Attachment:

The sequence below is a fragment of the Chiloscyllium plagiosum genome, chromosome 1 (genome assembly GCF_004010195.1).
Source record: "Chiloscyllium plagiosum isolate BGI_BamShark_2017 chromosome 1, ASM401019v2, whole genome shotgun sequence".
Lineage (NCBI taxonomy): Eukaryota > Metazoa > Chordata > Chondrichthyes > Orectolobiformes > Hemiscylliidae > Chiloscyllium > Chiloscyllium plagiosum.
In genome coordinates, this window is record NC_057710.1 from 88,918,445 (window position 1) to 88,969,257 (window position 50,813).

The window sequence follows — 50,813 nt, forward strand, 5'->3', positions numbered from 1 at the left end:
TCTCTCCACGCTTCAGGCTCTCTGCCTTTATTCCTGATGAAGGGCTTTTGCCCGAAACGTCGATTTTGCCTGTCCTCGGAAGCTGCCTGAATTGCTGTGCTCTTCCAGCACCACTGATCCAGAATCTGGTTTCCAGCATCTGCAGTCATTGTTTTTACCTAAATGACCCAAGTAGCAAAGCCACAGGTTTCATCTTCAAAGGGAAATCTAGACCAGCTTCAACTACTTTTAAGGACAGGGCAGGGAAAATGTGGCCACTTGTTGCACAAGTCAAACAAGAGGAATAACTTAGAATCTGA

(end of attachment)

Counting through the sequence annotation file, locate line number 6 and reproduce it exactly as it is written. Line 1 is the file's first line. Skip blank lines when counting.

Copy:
TCTCTCCACGCTTCAGGCTCTCTGCCTTTATTCCTGATGAAGGGCTTTTGCCCGAAACGTCGATTTTGCCTGTCCTCGGAAGCTGCCTGAATTGCTGTGCTCTTCCAGCACCACTGATCCAGAATCTGGTTTCCAGCATCTGCAGTCATTGTTTTTACCTAAATGACCCAAGTAGCAAAGCCACAGGTTTCATCTTCAAAGGGAAATCTAGACCAGCTTCAACTACTTTTAAGGACAGGGCAGGGAAAATGTGGCCACTTGTTGCACAAGTCAAACAAGAGGAATAACTTAGAATCTGA